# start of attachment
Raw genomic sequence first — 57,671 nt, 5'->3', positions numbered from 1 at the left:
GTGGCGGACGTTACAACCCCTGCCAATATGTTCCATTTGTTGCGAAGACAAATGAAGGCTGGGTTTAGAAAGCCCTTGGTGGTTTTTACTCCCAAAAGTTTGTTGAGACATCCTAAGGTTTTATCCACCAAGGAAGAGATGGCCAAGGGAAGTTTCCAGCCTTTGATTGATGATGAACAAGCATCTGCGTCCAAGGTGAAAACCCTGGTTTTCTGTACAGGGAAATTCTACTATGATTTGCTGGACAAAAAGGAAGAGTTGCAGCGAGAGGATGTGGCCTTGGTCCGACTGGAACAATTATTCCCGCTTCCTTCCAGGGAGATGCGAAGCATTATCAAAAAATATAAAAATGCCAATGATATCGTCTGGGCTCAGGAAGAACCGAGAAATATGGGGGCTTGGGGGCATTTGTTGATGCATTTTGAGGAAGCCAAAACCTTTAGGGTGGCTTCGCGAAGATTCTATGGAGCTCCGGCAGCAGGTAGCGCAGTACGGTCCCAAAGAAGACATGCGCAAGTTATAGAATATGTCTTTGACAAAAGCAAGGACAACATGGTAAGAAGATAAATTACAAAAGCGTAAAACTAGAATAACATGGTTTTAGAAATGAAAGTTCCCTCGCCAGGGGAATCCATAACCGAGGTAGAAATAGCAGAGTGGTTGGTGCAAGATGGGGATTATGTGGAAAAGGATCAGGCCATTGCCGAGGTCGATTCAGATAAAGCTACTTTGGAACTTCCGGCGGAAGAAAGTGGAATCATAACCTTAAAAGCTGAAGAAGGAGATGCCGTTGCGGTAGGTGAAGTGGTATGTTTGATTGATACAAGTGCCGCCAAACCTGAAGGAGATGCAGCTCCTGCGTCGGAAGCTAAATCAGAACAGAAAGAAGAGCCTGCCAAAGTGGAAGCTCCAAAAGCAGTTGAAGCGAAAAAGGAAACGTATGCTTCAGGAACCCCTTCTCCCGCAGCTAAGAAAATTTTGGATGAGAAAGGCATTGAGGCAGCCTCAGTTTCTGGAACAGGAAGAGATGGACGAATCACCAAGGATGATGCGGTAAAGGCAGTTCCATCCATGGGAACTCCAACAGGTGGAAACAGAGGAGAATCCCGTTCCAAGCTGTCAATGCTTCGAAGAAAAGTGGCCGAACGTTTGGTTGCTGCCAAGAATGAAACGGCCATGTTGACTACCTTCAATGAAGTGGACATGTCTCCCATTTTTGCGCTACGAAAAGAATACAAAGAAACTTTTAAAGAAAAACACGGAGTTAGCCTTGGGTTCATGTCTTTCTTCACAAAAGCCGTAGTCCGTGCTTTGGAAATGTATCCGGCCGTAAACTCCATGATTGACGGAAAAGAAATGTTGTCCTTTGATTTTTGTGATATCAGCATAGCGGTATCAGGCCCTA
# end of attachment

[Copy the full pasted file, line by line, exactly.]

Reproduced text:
Raw genomic sequence first — 57,671 nt, 5'->3', positions numbered from 1 at the left:
GTGGCGGACGTTACAACCCCTGCCAATATGTTCCATTTGTTGCGAAGACAAATGAAGGCTGGGTTTAGAAAGCCCTTGGTGGTTTTTACTCCCAAAAGTTTGTTGAGACATCCTAAGGTTTTATCCACCAAGGAAGAGATGGCCAAGGGAAGTTTCCAGCCTTTGATTGATGATGAACAAGCATCTGCGTCCAAGGTGAAAACCCTGGTTTTCTGTACAGGGAAATTCTACTATGATTTGCTGGACAAAAAGGAAGAGTTGCAGCGAGAGGATGTGGCCTTGGTCCGACTGGAACAATTATTCCCGCTTCCTTCCAGGGAGATGCGAAGCATTATCAAAAAATATAAAAATGCCAATGATATCGTCTGGGCTCAGGAAGAACCGAGAAATATGGGGGCTTGGGGGCATTTGTTGATGCATTTTGAGGAAGCCAAAACCTTTAGGGTGGCTTCGCGAAGATTCTATGGAGCTCCGGCAGCAGGTAGCGCAGTACGGTCCCAAAGAAGACATGCGCAAGTTATAGAATATGTCTTTGACAAAAGCAAGGACAACATGGTAAGAAGATAAATTACAAAAGCGTAAAACTAGAATAACATGGTTTTAGAAATGAAAGTTCCCTCGCCAGGGGAATCCATAACCGAGGTAGAAATAGCAGAGTGGTTGGTGCAAGATGGGGATTATGTGGAAAAGGATCAGGCCATTGCCGAGGTCGATTCAGATAAAGCTACTTTGGAACTTCCGGCGGAAGAAAGTGGAATCATAACCTTAAAAGCTGAAGAAGGAGATGCCGTTGCGGTAGGTGAAGTGGTATGTTTGATTGATACAAGTGCCGCCAAACCTGAAGGAGATGCAGCTCCTGCGTCGGAAGCTAAATCAGAACAGAAAGAAGAGCCTGCCAAAGTGGAAGCTCCAAAAGCAGTTGAAGCGAAAAAGGAAACGTATGCTTCAGGAACCCCTTCTCCCGCAGCTAAGAAAATTTTGGATGAGAAAGGCATTGAGGCAGCCTCAGTTTCTGGAACAGGAAGAGATGGACGAATCACCAAGGATGATGCGGTAAAGGCAGTTCCATCCATGGGAACTCCAACAGGTGGAAACAGAGGAGAATCCCGTTCCAAGCTGTCAATGCTTCGAAGAAAAGTGGCCGAACGTTTGGTTGCTGCCAAGAATGAAACGGCCATGTTGACTACCTTCAATGAAGTGGACATGTCTCCCATTTTTGCGCTACGAAAAGAATACAAAGAAACTTTTAAAGAAAAACACGGAGTTAGCCTTGGGTTCATGTCTTTCTTCACAAAAGCCGTAGTCCGTGCTTTGGAAATGTATCCGGCCGTAAACTCCATGATTGACGGAAAAGAAATGTTGTCCTTTGATTTTTGTGATATCAGCATAGCGGTATCAGGCCCTA